MAG Partners to redevelop Chelsea corner

MaryAnne Gilmartin’s firm is planning a 200-unit mixed-use complex at 335 Eighth Avenue

MaryAnne Gilmartin and a rendering of 335 Eighth Avenue (Getty, COOKFOX Architects)
MaryAnne Gilmartin and a rendering of 335 Eighth Avenue (Getty, COOKFOX Architects)

MaryAnne Gilmartin’s firm struck a deal to redevelop a corner site on Eighth Avenue in Chelsea.

MAG Partners was chosen to enter into a long-term lease with a sprawling, multi-block affordable housing complex for a dilapidated retail building at 335 Eighth Avenue, The Real Deal has learned. The firm plans to redevelop the site into a mixed-income apartment building with a grocery store and community space. Construction is expected to start in 2022.

The seven-story project will qualify for the Affordable New York program, with 30 percent of the approximately 200 set aside as affordable.

The Penn South complex in Chelsea was facing a conundrum as its 60-year-old retail building on the northwest corner of West 26th Street and Eighth Avenue needed significant repairs that the low equity co-op could not afford.

At the same time, leases with current tenants — Gristedes, McDonald’s, a tennis center and other services — were set to expire, meaning the co-op was facing a substantial drop in income. As a result, its 2,820 apartments would be due for a $500 monthly increase in maintenance fees.

The board had hired Paul Travis of Washington Square Partners as its real estate advisor in 2008 and he provided several options. Earlier this year, the co-op’s 5,000 residents voted to create a 99-year lease on the property so the rent payments would replace the lost income.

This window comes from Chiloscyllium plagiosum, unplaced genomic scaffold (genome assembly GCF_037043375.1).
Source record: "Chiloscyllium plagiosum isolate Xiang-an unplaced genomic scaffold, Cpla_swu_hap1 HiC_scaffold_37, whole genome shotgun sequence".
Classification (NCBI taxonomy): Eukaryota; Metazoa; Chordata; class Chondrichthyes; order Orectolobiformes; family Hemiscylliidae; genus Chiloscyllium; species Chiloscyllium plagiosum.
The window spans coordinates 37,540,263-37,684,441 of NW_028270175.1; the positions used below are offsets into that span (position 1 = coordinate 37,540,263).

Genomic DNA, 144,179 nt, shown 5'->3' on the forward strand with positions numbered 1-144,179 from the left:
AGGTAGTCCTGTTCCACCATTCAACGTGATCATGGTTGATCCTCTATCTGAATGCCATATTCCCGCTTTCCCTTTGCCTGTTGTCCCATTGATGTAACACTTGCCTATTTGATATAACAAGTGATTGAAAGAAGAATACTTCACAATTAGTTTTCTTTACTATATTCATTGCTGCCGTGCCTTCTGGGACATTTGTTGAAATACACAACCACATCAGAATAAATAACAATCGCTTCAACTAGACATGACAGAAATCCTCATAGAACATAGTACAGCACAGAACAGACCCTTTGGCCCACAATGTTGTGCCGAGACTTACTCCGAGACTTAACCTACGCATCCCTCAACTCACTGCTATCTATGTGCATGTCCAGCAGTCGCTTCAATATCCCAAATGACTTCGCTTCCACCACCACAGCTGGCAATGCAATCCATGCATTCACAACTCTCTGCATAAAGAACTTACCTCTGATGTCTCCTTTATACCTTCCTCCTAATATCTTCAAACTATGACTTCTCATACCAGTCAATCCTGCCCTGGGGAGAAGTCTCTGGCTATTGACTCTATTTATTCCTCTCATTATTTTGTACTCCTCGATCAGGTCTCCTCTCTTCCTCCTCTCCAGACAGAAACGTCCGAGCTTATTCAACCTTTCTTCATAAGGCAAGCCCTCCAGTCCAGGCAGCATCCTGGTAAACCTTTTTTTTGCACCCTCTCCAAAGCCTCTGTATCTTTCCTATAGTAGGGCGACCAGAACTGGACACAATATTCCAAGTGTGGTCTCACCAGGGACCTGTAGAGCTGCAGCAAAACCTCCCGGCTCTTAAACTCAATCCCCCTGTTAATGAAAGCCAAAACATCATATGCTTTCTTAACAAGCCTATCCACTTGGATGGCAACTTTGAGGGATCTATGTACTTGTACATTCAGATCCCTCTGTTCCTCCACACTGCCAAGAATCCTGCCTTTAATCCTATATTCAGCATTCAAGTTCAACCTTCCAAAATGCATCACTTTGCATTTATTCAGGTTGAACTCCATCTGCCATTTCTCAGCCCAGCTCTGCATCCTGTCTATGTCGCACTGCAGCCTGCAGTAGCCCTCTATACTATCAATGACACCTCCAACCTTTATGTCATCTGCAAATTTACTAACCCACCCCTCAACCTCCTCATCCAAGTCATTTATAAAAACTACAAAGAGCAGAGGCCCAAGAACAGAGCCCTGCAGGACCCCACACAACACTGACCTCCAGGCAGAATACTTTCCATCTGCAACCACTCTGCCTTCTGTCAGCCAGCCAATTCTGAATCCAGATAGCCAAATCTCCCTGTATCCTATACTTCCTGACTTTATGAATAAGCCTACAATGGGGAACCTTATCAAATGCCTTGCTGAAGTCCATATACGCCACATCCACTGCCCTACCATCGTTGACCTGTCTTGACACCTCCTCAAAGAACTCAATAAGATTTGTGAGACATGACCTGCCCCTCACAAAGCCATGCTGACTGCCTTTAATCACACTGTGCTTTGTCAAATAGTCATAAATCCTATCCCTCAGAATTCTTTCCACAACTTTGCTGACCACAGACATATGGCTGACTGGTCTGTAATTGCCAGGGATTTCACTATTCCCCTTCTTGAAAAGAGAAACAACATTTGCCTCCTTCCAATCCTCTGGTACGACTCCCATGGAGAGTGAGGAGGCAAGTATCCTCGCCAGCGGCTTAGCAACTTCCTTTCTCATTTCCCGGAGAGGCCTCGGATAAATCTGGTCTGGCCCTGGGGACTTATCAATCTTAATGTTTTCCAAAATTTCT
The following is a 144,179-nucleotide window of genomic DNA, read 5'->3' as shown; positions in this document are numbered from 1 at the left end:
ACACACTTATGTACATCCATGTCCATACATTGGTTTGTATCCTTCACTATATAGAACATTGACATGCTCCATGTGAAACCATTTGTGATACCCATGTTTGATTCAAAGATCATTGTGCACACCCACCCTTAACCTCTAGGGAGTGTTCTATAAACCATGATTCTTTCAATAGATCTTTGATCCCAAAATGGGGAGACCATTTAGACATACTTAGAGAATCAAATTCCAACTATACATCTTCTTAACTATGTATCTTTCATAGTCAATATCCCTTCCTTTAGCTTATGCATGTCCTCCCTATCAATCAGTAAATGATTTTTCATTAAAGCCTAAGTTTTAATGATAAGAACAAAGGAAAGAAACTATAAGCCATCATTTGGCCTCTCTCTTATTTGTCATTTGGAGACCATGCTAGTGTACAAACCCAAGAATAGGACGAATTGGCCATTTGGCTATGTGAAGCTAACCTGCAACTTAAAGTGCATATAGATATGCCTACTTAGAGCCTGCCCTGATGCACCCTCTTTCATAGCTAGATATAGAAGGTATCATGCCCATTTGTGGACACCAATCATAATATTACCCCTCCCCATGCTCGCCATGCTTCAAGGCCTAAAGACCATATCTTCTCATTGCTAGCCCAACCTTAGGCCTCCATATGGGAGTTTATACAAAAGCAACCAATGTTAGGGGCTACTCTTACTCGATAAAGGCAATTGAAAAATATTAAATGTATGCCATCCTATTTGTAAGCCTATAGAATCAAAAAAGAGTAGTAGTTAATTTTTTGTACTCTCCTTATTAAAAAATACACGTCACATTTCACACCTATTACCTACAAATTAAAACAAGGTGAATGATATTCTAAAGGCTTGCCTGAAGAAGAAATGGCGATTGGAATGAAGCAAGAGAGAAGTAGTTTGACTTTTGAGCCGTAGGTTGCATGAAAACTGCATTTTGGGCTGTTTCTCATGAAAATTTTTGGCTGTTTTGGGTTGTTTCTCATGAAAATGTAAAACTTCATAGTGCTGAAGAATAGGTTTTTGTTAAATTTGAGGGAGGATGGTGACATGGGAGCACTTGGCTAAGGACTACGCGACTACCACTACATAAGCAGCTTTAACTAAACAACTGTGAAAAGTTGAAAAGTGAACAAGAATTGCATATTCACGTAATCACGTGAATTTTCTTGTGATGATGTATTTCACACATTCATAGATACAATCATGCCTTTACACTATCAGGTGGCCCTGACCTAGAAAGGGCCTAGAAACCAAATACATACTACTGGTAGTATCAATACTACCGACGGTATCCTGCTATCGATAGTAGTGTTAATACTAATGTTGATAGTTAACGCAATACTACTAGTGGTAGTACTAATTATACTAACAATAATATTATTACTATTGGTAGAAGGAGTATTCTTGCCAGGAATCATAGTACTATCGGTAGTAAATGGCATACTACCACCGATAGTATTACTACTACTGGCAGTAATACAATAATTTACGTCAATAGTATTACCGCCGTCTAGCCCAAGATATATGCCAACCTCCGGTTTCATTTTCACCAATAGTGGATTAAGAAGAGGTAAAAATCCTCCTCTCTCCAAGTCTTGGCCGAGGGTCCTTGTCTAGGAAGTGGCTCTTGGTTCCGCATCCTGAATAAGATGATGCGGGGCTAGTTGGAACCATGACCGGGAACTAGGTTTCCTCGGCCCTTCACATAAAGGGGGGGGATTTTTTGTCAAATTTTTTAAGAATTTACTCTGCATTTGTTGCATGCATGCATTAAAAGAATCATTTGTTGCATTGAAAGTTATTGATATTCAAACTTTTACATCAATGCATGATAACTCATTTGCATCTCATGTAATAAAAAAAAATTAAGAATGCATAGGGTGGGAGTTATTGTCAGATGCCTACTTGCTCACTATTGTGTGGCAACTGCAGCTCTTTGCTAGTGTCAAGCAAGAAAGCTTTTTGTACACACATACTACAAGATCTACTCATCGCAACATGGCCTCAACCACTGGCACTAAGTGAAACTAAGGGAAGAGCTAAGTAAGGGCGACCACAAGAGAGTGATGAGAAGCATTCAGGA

“The top priority for the Board of Directors is to preserve the affordability of Penn South for current residents and future generations,” Ambur Nicosia, the board’s president, said in a statement. “We needed a solution that does not require our shareholders to pay major increases in monthly maintenance fees. The stores are supposed to subsidize the apartments, not the other way around.”

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After interviewing and getting bids from seven developers who specialize in such projects, the board agreed to lease the site to the woman-owned MAG Partners.

“They want to build affordable housing and do the right thing,” Gilmartin, CEO of the firm, said of the co-op board. “They were concerned about the views [of current residents] and space around the new building.”

Her company is currently constructing a similar but larger project at 241 West 28th Street, on land owned by Edison Parking. “The [board was] watching from afar and saw how we designed the building,” Gilmartin said.

The architect of the West 28th Street building, Rick Cook of COOKFOX Architects, will also design the Penn South project with an eye on the red brick of the 10-co-op buildings and the historical character of Chelsea.

“Obviously, it’s an incredible perch,” said Gilmartin of the site and the possibility of a roof deck for the occupants. “It’s something we will study and also the placement of the building, and then go back to show it.”

During her tenure at Forest City Ratner, Gilmartin oversaw the development of the New York Times Building on West 41st Street, the Barclays Center in Brooklyn and the Frank Gehry-designed 8 Spruce Street residential tower in downtown Manhattan. She also recently helmed the real estate investment trust Mack-Cali through a transition period.

Gilmartin announced the launch of her firm in December 2019. In addition to the 28th Street project, MAG is the development partner on a 6-acre development in Long Island City.

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